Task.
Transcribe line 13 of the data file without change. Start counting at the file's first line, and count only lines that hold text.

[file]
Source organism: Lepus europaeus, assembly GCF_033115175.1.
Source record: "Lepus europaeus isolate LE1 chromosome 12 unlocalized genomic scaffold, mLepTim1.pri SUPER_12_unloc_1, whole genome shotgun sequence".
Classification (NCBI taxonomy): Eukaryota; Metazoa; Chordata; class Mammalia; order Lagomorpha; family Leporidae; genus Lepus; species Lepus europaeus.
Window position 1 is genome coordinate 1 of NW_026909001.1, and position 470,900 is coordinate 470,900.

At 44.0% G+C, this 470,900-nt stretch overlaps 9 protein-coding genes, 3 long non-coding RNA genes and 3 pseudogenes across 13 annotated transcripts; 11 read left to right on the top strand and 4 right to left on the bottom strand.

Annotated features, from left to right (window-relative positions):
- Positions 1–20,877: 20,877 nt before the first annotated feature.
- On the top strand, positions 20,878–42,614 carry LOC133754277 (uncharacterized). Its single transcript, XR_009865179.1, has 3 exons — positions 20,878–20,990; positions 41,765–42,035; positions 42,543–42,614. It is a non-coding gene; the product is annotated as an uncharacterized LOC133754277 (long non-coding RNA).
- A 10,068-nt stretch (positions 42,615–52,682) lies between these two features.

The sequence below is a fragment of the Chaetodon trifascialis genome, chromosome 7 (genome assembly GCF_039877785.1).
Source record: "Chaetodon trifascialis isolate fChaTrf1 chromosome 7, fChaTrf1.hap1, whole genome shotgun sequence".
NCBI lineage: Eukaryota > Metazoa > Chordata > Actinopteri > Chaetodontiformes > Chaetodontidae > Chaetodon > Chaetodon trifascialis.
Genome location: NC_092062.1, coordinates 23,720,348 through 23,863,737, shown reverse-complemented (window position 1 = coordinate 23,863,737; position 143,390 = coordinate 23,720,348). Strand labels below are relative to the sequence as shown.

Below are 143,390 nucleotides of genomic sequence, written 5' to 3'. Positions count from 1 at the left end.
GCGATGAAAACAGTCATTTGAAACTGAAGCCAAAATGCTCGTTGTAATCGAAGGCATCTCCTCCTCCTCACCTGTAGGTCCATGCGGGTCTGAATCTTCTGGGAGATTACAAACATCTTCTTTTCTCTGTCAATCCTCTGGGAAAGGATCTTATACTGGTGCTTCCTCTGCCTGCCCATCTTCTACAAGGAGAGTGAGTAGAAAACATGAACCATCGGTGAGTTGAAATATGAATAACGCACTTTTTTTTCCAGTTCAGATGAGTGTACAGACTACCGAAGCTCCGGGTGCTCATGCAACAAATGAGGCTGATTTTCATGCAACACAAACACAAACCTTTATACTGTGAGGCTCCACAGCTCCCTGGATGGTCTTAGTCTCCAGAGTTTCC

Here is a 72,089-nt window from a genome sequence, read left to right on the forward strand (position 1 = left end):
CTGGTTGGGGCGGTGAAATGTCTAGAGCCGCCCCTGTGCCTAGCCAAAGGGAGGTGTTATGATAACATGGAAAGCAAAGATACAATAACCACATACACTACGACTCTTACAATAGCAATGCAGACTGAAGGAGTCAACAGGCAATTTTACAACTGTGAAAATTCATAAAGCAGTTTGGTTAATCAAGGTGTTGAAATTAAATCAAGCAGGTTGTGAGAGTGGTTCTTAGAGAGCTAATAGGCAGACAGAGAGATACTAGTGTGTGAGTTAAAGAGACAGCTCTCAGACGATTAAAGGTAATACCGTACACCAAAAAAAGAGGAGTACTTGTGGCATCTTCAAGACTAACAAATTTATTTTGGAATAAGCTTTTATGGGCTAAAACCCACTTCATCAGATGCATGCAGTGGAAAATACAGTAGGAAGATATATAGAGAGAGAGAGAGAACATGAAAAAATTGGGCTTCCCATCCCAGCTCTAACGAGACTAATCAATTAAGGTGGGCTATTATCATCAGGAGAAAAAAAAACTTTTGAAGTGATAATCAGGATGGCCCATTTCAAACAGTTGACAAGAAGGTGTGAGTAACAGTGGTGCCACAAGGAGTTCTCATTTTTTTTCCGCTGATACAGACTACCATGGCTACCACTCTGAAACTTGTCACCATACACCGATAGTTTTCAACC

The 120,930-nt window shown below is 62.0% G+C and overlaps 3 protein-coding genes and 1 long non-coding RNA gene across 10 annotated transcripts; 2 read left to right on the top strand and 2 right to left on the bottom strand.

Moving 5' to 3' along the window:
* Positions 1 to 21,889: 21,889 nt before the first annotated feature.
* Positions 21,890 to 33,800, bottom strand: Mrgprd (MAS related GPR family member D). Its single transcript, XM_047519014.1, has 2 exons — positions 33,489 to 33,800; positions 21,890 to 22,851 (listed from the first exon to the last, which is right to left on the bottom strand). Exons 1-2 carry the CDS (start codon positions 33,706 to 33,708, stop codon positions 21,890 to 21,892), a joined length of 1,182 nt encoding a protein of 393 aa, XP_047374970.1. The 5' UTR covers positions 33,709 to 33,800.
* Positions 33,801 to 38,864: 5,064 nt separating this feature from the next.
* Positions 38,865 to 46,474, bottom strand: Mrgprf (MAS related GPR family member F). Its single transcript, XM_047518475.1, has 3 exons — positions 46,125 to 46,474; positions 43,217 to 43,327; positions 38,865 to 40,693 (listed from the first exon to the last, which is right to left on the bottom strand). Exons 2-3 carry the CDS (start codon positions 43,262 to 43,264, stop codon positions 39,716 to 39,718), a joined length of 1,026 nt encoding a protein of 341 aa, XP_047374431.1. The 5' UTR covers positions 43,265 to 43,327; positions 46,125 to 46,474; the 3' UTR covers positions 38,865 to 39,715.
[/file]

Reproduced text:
Genome location: NC_092062.1, coordinates 23,720,348 through 23,863,737, shown reverse-complemented (window position 1 = coordinate 23,863,737; position 143,390 = coordinate 23,720,348). Strand labels below are relative to the sequence as shown.